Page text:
Sunday’s non-replenishing activities included more swimming (a practice for AppleApple), during which I ran 15.5km, and decided to shelve my plan to do a marathon in a few weeks’ time. I haven’t put on the mileage required, and I’ll be busy with the Wild Writers’ Festival the day before. Instead, I’d like to aim for some winter/spring races, and keep doing these longish runs on Sundays to stay prepared. There is only so much a person can do. You know that fashion advice to look in the mirror before leaving the house and remove one accessory? I feel that applies to my life, sometimes. I look at the day’s schedule and I think, one of these things needs to go. Sadly, it’s usually something fun.
We also took everyone shopping for indoor soccer shoes, including me and CJ. And then I took Albus shopping for a new winter coat, which was not something either of us wanted to do. So …. I baked bread when we got home. It made me feel like I’d done something other than be a consumer.
more sky, more leaves, today
Uh oh. I’m beginning to suspect this a grumpy post. Maybe it just matches this weather. Wet, dull, windy, colours draining away.
I took our old digital camera on my trip to Winnipeg, and figured out pretty quickly why we’d stopped using it: the battery runs dead after approximately a minute of use. But nevertheless it allowed me to capture fuzzy moments of my whirlwind adventure. The first photo, above, shows the Museum of Human Rights, still under construction, which was my view out the window when I ran on the treadmill in the empty fitness room (I never saw anyone else there). I stayed at the hotel for less than 24 hours, but still managed to run twice, and nap once.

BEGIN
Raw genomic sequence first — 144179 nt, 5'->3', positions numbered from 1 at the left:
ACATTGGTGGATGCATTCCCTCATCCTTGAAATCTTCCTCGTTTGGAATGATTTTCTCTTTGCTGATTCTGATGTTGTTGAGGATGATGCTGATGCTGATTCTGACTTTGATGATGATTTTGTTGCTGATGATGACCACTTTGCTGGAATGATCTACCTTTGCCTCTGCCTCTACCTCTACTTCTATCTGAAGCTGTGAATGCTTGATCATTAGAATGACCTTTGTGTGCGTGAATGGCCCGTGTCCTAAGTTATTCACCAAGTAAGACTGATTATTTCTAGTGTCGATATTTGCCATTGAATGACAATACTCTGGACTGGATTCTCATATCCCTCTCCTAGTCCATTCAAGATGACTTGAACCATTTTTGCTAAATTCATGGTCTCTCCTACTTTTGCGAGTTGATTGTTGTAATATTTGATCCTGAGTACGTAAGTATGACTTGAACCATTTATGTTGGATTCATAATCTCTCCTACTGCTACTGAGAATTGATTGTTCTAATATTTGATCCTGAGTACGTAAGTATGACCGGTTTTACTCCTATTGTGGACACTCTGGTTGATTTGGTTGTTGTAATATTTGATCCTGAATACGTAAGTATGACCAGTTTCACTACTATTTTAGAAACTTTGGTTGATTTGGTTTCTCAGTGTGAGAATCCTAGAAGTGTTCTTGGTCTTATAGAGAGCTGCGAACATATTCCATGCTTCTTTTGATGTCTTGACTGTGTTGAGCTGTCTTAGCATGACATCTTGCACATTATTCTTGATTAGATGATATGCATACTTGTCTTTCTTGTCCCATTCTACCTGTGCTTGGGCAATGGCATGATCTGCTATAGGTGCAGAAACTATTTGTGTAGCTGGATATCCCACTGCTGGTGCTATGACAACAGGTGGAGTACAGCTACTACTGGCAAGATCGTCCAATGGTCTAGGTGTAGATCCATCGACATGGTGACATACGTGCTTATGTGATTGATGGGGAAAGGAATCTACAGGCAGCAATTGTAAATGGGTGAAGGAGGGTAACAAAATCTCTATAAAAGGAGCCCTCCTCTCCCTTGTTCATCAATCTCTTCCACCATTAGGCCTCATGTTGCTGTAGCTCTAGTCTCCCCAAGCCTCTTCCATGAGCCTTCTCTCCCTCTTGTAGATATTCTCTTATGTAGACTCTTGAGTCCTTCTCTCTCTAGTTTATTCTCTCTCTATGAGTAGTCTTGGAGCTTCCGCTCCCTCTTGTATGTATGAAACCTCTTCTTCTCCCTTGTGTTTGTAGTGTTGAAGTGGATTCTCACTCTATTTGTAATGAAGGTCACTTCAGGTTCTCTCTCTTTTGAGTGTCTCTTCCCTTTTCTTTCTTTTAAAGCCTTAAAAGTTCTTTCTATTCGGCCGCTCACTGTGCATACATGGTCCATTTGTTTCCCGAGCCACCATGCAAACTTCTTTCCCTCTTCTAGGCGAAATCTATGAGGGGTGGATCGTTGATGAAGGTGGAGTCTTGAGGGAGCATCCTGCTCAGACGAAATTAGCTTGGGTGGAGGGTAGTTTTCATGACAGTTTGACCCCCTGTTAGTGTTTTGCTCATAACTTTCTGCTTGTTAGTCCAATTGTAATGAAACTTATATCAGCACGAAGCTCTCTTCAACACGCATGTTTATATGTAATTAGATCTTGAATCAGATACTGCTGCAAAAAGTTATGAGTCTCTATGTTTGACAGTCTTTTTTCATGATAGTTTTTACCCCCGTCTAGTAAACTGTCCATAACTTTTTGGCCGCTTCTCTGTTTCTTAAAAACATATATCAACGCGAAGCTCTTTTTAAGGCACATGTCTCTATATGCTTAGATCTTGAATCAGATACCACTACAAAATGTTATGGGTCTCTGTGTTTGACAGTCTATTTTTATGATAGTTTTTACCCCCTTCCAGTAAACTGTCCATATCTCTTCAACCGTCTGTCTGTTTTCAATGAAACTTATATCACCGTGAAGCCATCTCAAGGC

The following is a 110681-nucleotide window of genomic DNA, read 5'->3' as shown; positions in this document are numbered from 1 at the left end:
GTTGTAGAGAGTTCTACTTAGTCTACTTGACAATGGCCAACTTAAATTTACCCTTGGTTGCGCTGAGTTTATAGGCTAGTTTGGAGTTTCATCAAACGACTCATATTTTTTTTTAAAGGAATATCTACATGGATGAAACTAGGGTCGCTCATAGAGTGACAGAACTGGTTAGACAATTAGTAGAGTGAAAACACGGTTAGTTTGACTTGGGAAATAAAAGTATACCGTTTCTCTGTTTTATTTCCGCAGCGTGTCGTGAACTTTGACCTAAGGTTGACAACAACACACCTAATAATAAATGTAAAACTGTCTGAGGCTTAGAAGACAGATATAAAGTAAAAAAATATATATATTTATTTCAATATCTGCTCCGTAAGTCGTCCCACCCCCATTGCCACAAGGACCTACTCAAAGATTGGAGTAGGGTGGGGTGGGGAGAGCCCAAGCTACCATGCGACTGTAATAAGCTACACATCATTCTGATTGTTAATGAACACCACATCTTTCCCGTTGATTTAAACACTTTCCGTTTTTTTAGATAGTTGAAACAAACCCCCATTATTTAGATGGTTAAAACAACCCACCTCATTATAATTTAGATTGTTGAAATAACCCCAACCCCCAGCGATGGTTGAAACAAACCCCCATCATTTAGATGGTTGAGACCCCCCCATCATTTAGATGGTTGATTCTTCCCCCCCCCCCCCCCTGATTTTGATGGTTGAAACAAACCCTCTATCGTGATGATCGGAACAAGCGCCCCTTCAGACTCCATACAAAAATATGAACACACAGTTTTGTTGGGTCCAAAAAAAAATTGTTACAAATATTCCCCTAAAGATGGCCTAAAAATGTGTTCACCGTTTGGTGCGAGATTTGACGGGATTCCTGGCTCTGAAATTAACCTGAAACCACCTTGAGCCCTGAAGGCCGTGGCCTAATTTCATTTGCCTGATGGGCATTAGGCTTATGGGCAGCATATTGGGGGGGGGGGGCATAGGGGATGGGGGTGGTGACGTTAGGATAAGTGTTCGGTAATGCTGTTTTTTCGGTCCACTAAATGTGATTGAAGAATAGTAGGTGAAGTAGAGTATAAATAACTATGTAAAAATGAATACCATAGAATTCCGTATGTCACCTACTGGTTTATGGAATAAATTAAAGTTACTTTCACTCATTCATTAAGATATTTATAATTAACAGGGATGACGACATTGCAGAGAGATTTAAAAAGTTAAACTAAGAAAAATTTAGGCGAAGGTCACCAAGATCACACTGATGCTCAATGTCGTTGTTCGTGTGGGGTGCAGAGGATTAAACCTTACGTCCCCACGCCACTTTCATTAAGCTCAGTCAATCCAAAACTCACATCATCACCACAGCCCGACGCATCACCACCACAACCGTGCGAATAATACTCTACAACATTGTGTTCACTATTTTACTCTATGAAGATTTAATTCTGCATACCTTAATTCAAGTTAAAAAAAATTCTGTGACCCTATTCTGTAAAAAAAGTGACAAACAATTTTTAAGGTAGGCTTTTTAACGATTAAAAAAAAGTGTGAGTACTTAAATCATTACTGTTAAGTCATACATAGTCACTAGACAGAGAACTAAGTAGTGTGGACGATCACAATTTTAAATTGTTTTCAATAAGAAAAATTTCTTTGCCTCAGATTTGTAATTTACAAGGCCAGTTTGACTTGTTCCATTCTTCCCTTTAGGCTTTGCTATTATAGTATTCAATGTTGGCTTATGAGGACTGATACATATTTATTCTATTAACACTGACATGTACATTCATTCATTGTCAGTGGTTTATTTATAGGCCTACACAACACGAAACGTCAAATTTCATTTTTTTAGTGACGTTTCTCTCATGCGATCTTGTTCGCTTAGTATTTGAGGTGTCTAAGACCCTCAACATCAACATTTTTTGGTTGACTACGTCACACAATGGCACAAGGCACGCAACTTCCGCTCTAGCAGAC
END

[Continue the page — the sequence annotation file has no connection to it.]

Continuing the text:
On Monday, I had dinner with Sheree Fitch and took no photos. I knew her instantly though we’d never met in person, and I mean knew her knew her, not just recognized her. Maybe it seemed so natural to be with her that I assumed we’d have lots of time to pose for photos together, forgetting for the moment that she lives in Nova Scotia, and I’m here in Waterloo, and that mere fortune had allowed us to overlap in Winnipeg. Now I’m plotting to bring her to Waterloo to read in some schools — especially in my kids’ schools. How do such things get arranged?
At the table behind us were Bill Richardson and Karen Levine. Sheree knew them both. I’d met Karen eleven years ago when I recorded a story for a CBC radio program — I was just striking out on my own as a writer, and I was also massively pregnant with Albus, and for some reason had chosen to wear gigantic maternity overalls that day. (Why???)
For my mainstage reading on Monday night, I chose to wear my pretty red high heeled shoes that get compliments every time (which my sister Edna has now given to me to keep), and the cute/countryish/suedish jacket that makes jeans look dressy. (I hope.)
That’s me (and my poufy prairie hair) with the the festival’s director, Charlene Diehl, whom I first met when I was 20 and I walked into her CanLit class at the University of Waterloo. What a festival she’s made in Winnipeg. I’m so proud of her. The venues are terrific, the audiences come out (at our book chat on Tuesday afternoon, someone counted 95 people!), and the writers are treated, oh, so well. The hotel was a haven, and I loved every peaceful minute I spent there. What a gift.
I slept soundly. I woke refreshed. I sat and wrote. I read. I ran on the treadmill. There was space to retreat to — I appreciated having that space, as well as having opportunities to connect. As something of an introvert, I need alone time to balance out the meeting and greeting.
Tiny side anecdote: One of the writers on Monday evening was Jess Walters (Beautiful Ruins), who was very funny — and thankfully last to read. He told a story about his dad, who just couldn’t wrap his head around the concept of a reading. “What — you wrote the book, now you gotta read it to them too?” Ha!
On Tuesday morning, I did not sleep in, but I got a nice cup of coffee, I wrote, and ran, and at 12:30 on the dot, with great regret, I checked out of my room and went for lunch. I decided to order a glass of wine with my meal. I sat alone at the table, and read. It was a strange luxury, not one I could imagine getting used to — not one I particularly would like to get used to, when it comes right down to it. But it was good because it was so unusual.